St. Louis becoming a mecca for sports

Wednesday, March 24, 2004

ST. LOUIS -- That St. Louis is being considered as a permanent site for the NCAA wrestling championships is the latest indication of the city's growing reputation as a sports mecca.

Hardly a year goes by without a major sports event scheduled. This year, the docket is especially packed.

Oklahoma State wrapped up its second straight wrestling title on Saturday. Six days later, NCAA men's basketball regional opponents hit the court at the Edward Jones Dome with crowds of up to 45,000 expected if fans from Kansas, Georgia Tech and UAB can make up for the surprise absence of No. 1 seed Kentucky.

The event is projected to pump $13 million into the local economy. Then comes the U.S. Olympic women's marathon trials on April 3, the swimming and diving trials and the Olympic torch relay in June, and the U.S. Senior Open in late July.

In 2005, the city will play host to the men's Final Four and a third wrestling championships in six years. The U.S. Figure Skating championships will be held in 2006 and a highlight of 2007 is the NCAA Frozen Four college hockey championships. In 2008 there will be more Olympic Trials of sports yet to be determined, and the NCAA Women's Final Four returns for the second time since 2000 in 2009.

That's not counting the annual Missouri Valley Conference tournament, NCAA men's first and second rounds in either 2007 or '08 and perhaps a return of the Missouri-Illinois football rivalry in the future.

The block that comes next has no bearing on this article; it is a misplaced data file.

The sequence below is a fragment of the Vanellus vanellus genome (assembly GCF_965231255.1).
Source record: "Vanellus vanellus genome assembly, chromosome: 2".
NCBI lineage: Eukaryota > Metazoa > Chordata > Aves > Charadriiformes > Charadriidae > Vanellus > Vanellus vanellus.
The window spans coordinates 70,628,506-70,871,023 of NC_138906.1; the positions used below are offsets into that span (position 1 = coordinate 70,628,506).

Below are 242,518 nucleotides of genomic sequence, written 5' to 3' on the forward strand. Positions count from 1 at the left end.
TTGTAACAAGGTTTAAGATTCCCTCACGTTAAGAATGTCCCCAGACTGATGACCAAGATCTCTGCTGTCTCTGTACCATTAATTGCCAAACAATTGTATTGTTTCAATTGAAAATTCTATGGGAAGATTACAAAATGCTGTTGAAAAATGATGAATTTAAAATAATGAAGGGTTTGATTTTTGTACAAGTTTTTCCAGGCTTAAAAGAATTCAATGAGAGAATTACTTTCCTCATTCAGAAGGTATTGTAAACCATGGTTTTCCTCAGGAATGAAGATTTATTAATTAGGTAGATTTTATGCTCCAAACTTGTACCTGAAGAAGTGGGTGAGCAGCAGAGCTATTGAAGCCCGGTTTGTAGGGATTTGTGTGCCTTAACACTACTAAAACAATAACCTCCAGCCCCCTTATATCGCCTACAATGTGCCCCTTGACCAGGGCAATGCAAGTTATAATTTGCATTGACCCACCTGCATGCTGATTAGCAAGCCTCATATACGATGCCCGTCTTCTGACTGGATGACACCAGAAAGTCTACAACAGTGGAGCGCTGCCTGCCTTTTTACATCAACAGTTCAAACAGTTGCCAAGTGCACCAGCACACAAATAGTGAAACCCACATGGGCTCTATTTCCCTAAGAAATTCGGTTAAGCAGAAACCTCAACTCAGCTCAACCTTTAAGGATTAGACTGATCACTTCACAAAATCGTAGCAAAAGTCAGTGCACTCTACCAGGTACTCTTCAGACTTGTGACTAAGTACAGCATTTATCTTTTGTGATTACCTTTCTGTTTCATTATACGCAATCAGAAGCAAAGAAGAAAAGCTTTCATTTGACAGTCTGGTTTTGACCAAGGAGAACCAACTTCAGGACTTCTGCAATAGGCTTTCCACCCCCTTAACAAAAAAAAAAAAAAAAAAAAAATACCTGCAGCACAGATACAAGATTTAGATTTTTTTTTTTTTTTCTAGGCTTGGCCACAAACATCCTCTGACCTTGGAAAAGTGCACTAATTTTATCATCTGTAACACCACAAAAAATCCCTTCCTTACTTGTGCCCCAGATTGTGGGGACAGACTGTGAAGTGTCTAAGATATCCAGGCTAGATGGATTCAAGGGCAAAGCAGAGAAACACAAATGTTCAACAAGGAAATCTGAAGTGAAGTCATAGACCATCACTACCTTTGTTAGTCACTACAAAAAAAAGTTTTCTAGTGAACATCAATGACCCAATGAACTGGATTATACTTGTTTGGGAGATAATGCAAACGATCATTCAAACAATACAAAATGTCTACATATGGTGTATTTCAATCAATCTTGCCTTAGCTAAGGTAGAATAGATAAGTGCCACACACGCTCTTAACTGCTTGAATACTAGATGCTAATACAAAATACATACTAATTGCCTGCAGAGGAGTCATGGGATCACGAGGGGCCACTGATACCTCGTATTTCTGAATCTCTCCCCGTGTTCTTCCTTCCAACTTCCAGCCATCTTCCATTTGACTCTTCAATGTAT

St. Louis will complete the decade with seven NCAA championships. The only city with more is Omaha, Neb., which hosts the College World Series every year.

The more, the merrier for the city's four-pronged organizing committee. The Valley and Saint Louis University spearhead basketball bids, the Sports Commission chases Olympic events, and the Convention and Visitors Commission helps out with accommodations.

The team effort is working. St. Louis is the first city to be awarded the wrestling tournament in consecutive years -- also hosting the meet next March -- and Sports Commission president Frank Viverito will be seeking more when bids come out for 2008-11.

"We'll invite the NCAA to bring the event here as often as they will," Viverito said. "We'd love to have it every year, and it was huge for them to award them to us back-to-back."

Curt Blake of Rider, the chairman of the NCAA wrestling committee, likes the central location. So do the coaches, who endorsed a neutral big-city site over campus sites as has been done in the past.

"The committee will take a close look at it," Blake said. "Right now, everything is open. I can't say enough about the sports commission and the job they did."

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